Sam & Max: Hit the Road Review



The surreal story and the bizarre group of characters make Sam & Max: Hit the Road highly recommendable to anybody who likes video games..


Created by Steve Purcell, Sam and Max are a dog and a hyperkinetic rabbit that dedicate their lives to solve cases and combat crime in the city of New York, the duo is commonly known as: The Freelance Police. During the introduction of the game the pair of vigilantes receive a call by the commissioner to their office in New York City, who tells them to go to a nearby carnival, there they find out that the main attraction, a frozen Bigfoot has escaped with a girl named Trixie. This trip takes them on a tour across the main attractions of the USA: The World’s Largest Ball of Twine, a mysterious vortex controlled by an unknown force and Mount Rushmore among others.

The gameplay feels somehow different as the cursor graphic takes the form of the action you are performing, for example, if you want to look at something the cursor takes the form of an eye-opening in the exact place of where you can examine a particular object. This icon-based system lets you do one of five actions: walk, examine, use, talk to and use. As soon as you learn the shortcuts by heart (which by the way are really easy to use) this system feels intuitive and comfortable. Only Sam is a controllable character as Max usually stays still for a couple of micro-seconds and then starts doing something funny. At certain point during the game you can use Max to “intimidate” somebody for information, this results in amusing and unforgettable moments. Without a doubt there can be particular points in time in which you’ll get stuck trying to solve puzzles, but the inventory makes a good job at letting you know (with a full description by Max) where did you get the item and for what you may use it. Still, if you get stuck instead of quitting you could also try the mini-games included. There are some interesting mini-games introduced: a whack-a-mole machine in the carnival and a Battleship in which you sink cars instead of ships. Both mini-games are fun and allow you to receive new items that are key elements to go on with the plot.

I don’t know how to say this, but this game is not for kids!

The musical score is atmospheric containing many jazzy tunes, surfer rock and country songs (including the incredibly funny “King of the creatures”) that suit the game well. This is the ninth installment to use the SCUMM engine for the visual aspect as all the environments are in 2D with a third person perspective, while iMuse was used for the integrated audio system. The CD-ROM version (the game was released simultaneously in floppy and CD-Rom) includes full voice acting which is extremely good with lots of fitting voices, especially for the main characters. It surely works with some rather than others but overall they suit their purpose very well. From the graphical perspective Sam & Max is outstanding, from the detailed environments to the cartoony looking characters it can surely be said that it has aged remarkably well as the game’s graphics keep true to the comic book style created by Steve Purcell and fans of his work won’t be disappointed. Something that stands out is the inclusion of 3D animations that blend in perfectly even after so many years of its release.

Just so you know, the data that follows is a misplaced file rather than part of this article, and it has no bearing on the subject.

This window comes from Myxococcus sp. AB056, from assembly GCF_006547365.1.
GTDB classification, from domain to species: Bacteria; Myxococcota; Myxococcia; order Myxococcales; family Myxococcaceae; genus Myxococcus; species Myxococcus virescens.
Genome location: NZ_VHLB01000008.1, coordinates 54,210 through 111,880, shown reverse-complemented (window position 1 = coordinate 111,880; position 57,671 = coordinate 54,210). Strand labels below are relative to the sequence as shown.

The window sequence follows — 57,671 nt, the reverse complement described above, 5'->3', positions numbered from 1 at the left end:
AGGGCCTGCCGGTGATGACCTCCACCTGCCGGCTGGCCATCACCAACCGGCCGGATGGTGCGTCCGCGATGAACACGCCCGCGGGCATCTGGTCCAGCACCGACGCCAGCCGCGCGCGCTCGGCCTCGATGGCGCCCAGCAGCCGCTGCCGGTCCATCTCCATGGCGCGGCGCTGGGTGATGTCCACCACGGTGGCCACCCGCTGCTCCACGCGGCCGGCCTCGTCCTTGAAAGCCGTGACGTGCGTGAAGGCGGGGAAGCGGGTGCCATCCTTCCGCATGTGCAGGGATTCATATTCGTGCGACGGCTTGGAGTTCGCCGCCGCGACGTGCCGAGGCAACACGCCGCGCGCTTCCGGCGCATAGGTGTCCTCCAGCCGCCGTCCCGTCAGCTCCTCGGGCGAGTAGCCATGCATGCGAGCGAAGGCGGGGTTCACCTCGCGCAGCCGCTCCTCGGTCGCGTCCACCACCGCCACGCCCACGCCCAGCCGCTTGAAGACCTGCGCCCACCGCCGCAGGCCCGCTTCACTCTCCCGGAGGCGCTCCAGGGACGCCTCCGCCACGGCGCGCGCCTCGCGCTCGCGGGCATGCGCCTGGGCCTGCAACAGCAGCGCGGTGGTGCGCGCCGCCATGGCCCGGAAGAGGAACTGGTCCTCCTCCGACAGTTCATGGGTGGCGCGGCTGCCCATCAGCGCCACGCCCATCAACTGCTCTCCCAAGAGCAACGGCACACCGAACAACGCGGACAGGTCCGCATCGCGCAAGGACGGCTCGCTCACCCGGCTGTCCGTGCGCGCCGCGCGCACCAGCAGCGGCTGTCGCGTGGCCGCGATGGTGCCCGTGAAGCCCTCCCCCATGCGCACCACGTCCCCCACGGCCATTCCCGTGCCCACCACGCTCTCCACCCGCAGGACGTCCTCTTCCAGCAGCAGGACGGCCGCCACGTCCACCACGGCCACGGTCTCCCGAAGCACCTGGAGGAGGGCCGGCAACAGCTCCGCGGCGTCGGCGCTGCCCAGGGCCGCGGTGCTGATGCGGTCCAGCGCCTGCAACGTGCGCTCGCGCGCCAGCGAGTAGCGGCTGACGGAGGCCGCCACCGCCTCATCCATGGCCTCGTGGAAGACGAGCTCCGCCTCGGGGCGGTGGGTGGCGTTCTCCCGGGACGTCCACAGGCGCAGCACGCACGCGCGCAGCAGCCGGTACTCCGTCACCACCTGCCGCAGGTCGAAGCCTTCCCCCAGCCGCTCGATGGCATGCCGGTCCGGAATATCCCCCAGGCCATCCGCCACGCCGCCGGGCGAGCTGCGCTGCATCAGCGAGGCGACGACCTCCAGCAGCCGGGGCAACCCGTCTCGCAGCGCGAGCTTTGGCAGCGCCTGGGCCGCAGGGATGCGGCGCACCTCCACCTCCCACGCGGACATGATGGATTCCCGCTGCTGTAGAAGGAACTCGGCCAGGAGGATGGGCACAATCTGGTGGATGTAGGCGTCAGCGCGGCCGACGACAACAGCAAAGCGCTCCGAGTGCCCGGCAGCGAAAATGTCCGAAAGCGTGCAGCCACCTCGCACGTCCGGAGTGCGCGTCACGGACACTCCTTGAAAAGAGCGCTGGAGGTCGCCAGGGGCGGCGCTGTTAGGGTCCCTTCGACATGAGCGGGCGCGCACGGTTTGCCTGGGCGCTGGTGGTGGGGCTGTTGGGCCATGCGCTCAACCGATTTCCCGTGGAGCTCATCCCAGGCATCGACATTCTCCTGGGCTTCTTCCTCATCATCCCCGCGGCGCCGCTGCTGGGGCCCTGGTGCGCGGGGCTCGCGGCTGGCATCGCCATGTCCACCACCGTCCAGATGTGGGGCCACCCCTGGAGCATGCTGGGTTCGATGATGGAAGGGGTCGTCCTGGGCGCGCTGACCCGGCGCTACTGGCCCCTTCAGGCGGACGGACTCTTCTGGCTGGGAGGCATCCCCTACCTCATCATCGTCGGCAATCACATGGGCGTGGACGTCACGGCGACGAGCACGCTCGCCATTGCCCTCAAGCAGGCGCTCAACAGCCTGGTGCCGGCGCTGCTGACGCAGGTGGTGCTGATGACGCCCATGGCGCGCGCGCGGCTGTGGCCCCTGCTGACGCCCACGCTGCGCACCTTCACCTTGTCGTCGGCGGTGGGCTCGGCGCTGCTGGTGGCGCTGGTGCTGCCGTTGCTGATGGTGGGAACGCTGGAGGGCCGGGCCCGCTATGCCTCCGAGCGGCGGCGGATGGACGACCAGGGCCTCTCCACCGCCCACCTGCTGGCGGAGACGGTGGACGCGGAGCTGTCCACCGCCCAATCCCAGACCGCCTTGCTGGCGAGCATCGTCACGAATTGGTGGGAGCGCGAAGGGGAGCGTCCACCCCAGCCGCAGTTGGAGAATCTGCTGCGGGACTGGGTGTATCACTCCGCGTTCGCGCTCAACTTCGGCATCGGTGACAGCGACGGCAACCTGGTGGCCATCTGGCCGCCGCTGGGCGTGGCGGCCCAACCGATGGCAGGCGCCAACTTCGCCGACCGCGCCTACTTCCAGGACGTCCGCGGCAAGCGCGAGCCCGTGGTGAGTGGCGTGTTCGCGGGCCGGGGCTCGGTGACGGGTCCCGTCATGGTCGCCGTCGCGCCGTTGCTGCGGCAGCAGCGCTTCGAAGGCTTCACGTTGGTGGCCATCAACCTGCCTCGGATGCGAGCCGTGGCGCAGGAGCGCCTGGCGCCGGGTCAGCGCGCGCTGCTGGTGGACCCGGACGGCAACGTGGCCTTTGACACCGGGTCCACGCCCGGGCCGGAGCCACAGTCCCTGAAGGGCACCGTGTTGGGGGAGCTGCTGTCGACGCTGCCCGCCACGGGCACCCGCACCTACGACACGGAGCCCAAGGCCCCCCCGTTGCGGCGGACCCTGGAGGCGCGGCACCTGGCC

And the Academy Award for Best Supporting Actor goes to…

Sam & Max: Hit the Road is extremely funny; chances are that you’ll never find anything like it. Everything from the music, the tongue-in-cheek dialogues to the movie and pop culture references make this one of the few games that succeeds at being amusing every time. The only problem people may have is to underestimate this game by its looks and consider it suitable for children: wrong. The original comic books had an adult tone, and the game is quite close to that version. Besides, the dialogues can be really witty and dense sometimes, with words proper of old English with use of complex structures. That doesn’t mean that there aren’t any “immature” or visual jokes, but at its core the game is funny when the dialogue is correctly interpreted and this type of humor may not be suitable for everybody. Replayability has to be mentioned here, as it is impossible to get every single reference in one playthrough. Naturally, you can get many new jokes next time you play it.

Like Day of the Tentacle, Sam and Max: Hit the Road is a must-play game and highly recommended for anybody out there that likes to call himself a gamer, fan of the genre or not. You’ll need to be patient at times, but beware for you’ll be in front of a superb video game that it’ll stay in your mind for years to come, not only for being funny but also for being an true classic.